U.S. Plans to Keep Threats in Check Even After Afghanistan Withdrawal

By C. Todd Lopez

WASHINGTON (April 20, 2021) -- By Sept. 11, 2021, all U.S. forces must be out of Afghanistan. But that doesn't mean that the U.S. will be at the mercy of groups like ISIS, al-Qaida or the Taliban if they want to create problems and threaten U.S. interests, the commander of the U.S. Central Command said.

While the 3,500 troops currently in Afghanistan will leave that country by the end of the summer, some will remain in the region, Marine Corps Gen. Kenneth F. McKenzie Jr. said during a hearing today before the House Armed Services Committee.

A pentagon icon.

"I think some of the forces are going to remain in Central Command, because we are going to look at offshore, over-the-horizon options," he said.

Right now, McKenzie said, he's figuring out how the U.S. will be able to conduct counter-terrorism activities in the area without being in Afghanistan.

"I'm actually conducting detailed planning, by the direction of the secretary, to look at those options right now. I will report back to him by the end of the month with some alternatives," he said.

Broadly, McKenzie said, if a crisis arises in Afghanistan and the U.S. needs to go back in, three things will need to happen that the U.S. can still do -- though with more difficulty than it can do right now.

"You need to find the target, you need to fix the target and you need to be able to finish the target," he said. "So those three things all firstly require heavy intelligence support. And if you're out of the country and you don't have the ecosystem that we have there now, it will be harder to do that. It is not impossible to do that. It will just be harder to do it."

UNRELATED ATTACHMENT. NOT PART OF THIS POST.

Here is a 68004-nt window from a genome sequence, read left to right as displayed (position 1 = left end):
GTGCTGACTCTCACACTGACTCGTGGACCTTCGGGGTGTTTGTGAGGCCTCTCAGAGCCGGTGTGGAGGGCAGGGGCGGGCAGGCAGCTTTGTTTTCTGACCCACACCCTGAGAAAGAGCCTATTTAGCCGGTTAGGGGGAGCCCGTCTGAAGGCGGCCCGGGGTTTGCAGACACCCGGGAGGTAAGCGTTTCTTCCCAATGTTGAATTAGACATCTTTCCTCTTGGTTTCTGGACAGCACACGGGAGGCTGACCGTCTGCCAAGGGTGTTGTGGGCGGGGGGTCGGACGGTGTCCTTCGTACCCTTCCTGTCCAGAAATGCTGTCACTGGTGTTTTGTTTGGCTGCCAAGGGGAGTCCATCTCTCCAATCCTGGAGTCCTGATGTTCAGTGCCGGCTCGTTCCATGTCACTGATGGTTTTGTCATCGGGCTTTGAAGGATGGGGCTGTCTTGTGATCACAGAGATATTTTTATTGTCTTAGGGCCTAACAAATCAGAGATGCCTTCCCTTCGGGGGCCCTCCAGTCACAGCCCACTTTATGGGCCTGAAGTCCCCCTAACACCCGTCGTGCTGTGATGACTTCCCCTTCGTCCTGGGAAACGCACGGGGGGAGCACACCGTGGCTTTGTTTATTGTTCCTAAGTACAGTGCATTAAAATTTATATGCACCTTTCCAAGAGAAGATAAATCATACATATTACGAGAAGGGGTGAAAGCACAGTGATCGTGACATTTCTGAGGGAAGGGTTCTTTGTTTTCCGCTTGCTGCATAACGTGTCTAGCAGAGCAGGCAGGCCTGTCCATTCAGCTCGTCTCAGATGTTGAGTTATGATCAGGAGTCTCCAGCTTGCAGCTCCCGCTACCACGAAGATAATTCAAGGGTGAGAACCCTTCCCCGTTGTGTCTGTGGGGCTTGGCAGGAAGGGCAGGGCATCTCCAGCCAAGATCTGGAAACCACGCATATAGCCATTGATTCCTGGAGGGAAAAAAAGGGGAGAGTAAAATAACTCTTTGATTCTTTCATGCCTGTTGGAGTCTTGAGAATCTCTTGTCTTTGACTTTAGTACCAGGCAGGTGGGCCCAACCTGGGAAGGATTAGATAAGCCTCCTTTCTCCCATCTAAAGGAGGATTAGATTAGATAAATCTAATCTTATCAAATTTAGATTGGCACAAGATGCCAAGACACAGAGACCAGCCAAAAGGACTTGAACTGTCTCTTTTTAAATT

For intelligence assets in the region, he said, U.S. diplomats are working now to find new places to base them, he said.

"There are ways to get to the find and the fix part," he said. "The fix part is very important though, because if we're going to strike something, we're going to strike it in concert with the law of armed conflict and the American way of war."

It's the striking of a target -- if need be -- that's going to be an even bigger challenge than it is now, McKenzie told lawmakers.

"It's difficult to do that at range -- but it's not impossible to do that at range," he said.

The general said long-range precision fires, manned raids and manned aircraft are all possibilities for strike options, if need be. All are on the table, and all are doable -- though with increased risks and costs.

"There are problems with all three of those options, but there's also opportunities with all three of those options," he said. "I don't want to make light of it. I don't want to put on rose-colored glasses and say it's going to be easy to do. Though I can tell you that the U.S. military can do just about anything and we're examining this problem with all of our resources right now to find a way to do it in the most intelligent, risk-free manner that we can."

When forces do leave Afghanistan, McKenzie said, there's the risk that there could be attacks at that time. He said he's confident, however, that while such a redeployment is complex, U.S. forces will be safe.

With the Afghanistan withdrawal, he said, equipment will need to leave the country, installations will need to be turned over and people will need to leave.

McKenzie said discussions with Army Gen. Austin S. Miller, commander of the Resolute Support mission and U.S. Forces-Afghanistan, have left him assured that redeployment can be done safely.

"I'm confident that we will have the forces necessary to protect our forces should the Taliban decide to begin attacking us on [May 1] or any other date," he said.

Tank, boat, plane and gun icons.